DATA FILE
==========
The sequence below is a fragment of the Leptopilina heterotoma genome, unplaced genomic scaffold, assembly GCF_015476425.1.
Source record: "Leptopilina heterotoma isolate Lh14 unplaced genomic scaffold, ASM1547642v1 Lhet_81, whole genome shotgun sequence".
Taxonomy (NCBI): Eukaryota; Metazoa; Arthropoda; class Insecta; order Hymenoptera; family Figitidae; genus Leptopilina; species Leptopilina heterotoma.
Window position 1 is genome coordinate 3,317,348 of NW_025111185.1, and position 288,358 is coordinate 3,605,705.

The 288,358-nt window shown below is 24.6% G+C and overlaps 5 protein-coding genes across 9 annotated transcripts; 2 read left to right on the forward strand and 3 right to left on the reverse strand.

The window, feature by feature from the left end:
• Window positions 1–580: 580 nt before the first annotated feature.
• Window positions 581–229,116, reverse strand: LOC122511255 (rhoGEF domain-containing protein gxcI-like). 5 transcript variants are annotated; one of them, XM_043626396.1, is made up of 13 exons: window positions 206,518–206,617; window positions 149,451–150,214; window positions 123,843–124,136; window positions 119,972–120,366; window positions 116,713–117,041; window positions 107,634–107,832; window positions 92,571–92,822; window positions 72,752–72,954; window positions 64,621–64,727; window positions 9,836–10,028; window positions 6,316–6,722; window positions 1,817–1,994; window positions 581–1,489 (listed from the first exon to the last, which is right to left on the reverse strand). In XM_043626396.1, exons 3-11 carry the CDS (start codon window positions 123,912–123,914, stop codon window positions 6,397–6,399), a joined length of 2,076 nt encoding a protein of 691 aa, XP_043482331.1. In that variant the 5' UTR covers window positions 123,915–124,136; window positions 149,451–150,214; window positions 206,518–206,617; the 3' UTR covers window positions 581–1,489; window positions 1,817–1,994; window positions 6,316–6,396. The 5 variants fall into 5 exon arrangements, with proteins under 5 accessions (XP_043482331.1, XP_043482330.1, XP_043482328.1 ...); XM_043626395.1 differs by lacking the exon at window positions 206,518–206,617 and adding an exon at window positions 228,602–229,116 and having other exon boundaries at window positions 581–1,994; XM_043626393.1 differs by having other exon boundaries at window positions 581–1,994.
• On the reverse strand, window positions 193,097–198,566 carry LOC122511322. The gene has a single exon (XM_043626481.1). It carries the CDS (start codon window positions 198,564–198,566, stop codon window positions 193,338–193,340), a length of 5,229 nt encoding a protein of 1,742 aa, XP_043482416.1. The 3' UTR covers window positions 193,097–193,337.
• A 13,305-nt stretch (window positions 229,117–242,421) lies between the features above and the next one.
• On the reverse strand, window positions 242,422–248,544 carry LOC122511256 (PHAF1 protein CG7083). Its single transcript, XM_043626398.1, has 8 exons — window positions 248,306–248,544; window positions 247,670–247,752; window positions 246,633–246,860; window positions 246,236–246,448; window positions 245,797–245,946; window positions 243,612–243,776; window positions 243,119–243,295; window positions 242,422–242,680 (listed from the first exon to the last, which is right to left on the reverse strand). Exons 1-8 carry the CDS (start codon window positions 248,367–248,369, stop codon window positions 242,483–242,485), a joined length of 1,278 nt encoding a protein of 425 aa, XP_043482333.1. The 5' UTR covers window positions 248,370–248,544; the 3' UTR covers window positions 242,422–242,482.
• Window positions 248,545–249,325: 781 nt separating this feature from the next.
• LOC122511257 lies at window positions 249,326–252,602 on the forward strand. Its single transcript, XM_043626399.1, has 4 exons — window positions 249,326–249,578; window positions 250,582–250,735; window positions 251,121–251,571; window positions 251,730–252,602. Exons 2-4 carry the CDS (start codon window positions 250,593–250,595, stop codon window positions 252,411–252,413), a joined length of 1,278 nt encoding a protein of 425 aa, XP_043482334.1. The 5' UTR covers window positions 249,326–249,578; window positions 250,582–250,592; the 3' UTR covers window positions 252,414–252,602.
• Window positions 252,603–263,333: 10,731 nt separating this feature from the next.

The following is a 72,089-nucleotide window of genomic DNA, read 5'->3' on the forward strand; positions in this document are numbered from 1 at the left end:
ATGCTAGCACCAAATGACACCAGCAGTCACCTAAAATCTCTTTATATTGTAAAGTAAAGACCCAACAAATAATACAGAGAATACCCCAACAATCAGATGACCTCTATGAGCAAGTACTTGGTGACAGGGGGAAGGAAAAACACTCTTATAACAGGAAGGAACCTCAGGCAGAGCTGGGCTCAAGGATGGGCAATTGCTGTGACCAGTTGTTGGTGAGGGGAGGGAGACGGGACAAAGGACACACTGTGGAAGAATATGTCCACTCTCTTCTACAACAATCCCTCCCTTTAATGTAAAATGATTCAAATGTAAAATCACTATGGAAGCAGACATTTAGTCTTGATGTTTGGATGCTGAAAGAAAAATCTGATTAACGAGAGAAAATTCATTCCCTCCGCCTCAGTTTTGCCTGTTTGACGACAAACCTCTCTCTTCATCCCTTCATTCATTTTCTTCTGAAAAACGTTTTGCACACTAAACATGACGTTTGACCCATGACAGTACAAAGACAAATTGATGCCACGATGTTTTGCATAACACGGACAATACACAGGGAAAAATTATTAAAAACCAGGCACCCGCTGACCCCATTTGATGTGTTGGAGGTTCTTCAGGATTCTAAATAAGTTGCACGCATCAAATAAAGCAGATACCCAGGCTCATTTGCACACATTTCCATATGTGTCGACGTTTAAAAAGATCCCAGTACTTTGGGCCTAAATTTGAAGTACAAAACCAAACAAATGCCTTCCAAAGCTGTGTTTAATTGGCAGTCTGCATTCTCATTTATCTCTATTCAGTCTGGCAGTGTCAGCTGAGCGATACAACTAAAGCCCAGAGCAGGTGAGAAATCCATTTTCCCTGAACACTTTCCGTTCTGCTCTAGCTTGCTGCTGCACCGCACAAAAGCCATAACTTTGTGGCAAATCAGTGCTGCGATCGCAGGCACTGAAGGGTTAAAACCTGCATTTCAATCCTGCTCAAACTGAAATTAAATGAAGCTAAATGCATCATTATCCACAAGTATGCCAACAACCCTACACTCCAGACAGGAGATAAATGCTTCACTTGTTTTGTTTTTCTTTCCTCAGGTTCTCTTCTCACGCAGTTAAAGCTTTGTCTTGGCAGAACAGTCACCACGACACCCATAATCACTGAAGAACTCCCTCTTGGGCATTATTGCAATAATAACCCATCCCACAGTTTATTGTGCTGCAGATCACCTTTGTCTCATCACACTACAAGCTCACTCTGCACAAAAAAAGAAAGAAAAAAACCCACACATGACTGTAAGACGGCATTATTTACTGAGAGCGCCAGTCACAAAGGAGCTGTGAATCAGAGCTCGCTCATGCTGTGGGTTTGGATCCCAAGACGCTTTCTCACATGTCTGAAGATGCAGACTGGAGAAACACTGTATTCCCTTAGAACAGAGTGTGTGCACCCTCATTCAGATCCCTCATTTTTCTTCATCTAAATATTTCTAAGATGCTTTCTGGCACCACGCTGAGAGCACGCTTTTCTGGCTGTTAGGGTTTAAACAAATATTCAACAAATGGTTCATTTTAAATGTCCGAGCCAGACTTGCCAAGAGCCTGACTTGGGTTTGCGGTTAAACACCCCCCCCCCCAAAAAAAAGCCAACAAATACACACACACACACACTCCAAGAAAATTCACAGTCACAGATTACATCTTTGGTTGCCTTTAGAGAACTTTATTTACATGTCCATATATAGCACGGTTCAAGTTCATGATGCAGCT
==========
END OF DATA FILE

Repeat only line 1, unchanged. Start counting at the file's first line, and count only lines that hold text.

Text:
The sequence below is a fragment of the Leptopilina heterotoma genome, unplaced genomic scaffold, assembly GCF_015476425.1.